Smart is living up to his nickname as the Young Game-Changer.
Boston's post-All-Star success has been validation for Smart. During his monthlong absence, his name danced in trade rumors and some Celtics fans were eager to ship out the longest-tenured member of the team for short-term bench help.
Boston has outscored opponents by an average of 15 points per game during this four-game win streak. Smart hasn't just restored order to the defense, he also has helped Boston's offensive rating skyrocket to 119.3 since the break. Only the Golden State Warriors (120.2) have been better in that span.
"It feels good," Smart said. "I think I'm one of the top defenders in this league. I think I'm a first-team all-defensive team guy. Jaylen Brown has been showcasing his potential, even Kyrie now, I think he's top two on our team in steals. We got guys like Terry [Rozier], Shane Larkin, those guys come in here and make plays. We've got a great defensive team.
"It's just we were lacking things and the All-Star break really helped us."
The lingering question, though: Can Boston sustain this level of play against an elite opponent like a Rockets team riding a 14-game winning streak?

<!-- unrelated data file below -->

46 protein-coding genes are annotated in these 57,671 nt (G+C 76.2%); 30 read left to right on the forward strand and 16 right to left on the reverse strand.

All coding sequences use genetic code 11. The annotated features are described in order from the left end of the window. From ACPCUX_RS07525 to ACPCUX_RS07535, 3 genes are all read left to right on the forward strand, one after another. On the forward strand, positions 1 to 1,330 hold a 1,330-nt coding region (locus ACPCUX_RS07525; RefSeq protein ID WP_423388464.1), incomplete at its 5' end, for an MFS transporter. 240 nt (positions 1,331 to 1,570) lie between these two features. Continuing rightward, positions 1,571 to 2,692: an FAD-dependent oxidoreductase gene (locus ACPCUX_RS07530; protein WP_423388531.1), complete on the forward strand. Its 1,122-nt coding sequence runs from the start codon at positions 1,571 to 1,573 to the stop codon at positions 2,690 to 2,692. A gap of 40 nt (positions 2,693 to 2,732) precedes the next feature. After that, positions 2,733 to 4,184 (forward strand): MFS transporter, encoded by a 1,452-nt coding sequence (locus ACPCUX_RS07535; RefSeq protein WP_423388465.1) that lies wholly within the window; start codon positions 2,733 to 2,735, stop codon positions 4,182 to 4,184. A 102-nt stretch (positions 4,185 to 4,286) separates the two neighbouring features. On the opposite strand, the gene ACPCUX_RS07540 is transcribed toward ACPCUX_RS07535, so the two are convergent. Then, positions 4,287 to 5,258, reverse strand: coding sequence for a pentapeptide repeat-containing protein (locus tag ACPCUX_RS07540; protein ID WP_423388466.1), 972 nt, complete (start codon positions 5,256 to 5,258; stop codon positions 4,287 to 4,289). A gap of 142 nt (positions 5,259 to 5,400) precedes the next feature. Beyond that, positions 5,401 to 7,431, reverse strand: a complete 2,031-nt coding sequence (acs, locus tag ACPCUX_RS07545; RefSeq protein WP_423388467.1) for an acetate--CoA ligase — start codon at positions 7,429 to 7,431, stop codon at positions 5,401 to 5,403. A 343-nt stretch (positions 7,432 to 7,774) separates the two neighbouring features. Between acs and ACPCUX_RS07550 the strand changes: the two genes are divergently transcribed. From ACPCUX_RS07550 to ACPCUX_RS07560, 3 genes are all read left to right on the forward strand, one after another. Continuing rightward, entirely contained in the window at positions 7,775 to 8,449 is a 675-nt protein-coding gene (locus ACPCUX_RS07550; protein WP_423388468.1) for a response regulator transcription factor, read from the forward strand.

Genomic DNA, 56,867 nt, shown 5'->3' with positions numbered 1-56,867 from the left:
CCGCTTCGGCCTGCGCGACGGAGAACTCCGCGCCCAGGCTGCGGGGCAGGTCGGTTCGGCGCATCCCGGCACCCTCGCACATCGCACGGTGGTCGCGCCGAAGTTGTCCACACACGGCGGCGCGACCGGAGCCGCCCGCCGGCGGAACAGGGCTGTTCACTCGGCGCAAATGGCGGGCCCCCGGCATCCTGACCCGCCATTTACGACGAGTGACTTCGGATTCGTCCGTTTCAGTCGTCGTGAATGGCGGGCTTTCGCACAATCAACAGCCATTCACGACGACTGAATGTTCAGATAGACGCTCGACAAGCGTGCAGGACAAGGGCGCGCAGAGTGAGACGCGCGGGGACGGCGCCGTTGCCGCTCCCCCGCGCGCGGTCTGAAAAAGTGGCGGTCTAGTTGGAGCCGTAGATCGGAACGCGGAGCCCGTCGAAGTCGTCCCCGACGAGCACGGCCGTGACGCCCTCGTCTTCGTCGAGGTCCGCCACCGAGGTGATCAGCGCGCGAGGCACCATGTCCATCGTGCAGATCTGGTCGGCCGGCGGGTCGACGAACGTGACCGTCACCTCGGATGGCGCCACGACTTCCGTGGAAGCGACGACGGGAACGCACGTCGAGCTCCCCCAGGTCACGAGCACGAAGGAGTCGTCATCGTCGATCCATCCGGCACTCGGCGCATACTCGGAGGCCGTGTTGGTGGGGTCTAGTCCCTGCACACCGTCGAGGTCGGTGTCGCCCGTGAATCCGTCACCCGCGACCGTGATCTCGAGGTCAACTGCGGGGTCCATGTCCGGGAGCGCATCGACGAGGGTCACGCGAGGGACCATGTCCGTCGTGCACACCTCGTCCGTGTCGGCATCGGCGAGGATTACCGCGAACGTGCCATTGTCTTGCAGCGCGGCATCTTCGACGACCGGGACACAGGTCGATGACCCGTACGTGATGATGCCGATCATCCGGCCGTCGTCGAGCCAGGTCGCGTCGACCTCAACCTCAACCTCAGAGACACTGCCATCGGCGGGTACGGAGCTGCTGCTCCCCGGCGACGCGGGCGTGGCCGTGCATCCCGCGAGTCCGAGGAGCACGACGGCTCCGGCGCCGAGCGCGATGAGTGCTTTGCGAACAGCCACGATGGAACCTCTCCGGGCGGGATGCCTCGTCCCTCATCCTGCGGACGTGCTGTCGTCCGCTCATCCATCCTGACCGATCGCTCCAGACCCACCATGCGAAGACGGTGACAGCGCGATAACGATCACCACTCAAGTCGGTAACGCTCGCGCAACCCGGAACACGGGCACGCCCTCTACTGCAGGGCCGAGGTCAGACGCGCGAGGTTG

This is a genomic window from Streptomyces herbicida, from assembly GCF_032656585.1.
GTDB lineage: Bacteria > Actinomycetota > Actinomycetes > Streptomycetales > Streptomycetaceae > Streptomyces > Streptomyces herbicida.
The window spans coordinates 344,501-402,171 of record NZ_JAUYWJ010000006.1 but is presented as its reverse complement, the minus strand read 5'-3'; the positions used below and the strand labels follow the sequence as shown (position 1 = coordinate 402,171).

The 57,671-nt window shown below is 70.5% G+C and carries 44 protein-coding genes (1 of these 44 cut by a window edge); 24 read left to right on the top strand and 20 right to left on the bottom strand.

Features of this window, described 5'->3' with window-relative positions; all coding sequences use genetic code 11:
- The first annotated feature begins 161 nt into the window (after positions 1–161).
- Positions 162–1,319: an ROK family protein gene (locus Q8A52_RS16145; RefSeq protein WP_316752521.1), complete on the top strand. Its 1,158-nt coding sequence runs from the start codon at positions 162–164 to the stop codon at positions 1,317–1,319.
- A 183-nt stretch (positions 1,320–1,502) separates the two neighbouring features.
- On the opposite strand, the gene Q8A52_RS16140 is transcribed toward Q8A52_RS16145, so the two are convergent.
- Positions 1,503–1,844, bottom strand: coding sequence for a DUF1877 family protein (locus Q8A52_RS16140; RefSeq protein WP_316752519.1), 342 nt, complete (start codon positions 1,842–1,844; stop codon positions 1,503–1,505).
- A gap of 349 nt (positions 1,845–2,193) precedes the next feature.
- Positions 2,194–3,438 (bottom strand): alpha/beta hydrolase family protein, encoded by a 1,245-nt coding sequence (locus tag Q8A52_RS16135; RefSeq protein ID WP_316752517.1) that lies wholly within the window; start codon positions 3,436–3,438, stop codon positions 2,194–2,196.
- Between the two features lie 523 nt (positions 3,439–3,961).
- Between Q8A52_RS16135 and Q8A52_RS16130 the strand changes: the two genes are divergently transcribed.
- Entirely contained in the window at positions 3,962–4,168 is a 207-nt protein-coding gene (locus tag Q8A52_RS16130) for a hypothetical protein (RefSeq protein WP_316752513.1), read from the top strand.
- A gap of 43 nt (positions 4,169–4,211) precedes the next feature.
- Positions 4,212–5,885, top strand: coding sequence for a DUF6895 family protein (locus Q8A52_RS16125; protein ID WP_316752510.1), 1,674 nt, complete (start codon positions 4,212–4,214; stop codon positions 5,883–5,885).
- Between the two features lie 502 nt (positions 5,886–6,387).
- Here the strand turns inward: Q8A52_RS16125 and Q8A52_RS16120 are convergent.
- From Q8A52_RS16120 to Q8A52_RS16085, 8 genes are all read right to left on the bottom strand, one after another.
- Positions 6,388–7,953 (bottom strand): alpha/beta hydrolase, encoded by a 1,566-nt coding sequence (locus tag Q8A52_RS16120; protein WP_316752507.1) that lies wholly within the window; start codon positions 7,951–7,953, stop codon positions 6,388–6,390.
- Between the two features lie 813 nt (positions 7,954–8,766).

When these two teams met in December, Smart drew two offensive fouls on Rockets star James Harden over the final 7 seconds while helping Boston rally back from 26 down to stun the visiting Rockets. While Harden's vicious crossover on Wesley Johnson on Wednesday night has seemingly been on a loop on SportsCenter ever since, Smart is eager for another crack at defending the NBA's leading scorer and MVP front-runner.
"I love it," Smart said. "It's an opportunity for me to challenge myself on the defensive end and each and every day I'm up for those type of challenges. ...
"It's hard to stop guys in this league of his caliber. You can only really hope to slow them down. But my job is to make every shot that he takes tough. He's going to hit some tough ones, but if I keep contesting those shots, when it comes to the fourth quarter those shots get harder and guys' legs start weighing on them, and things like that."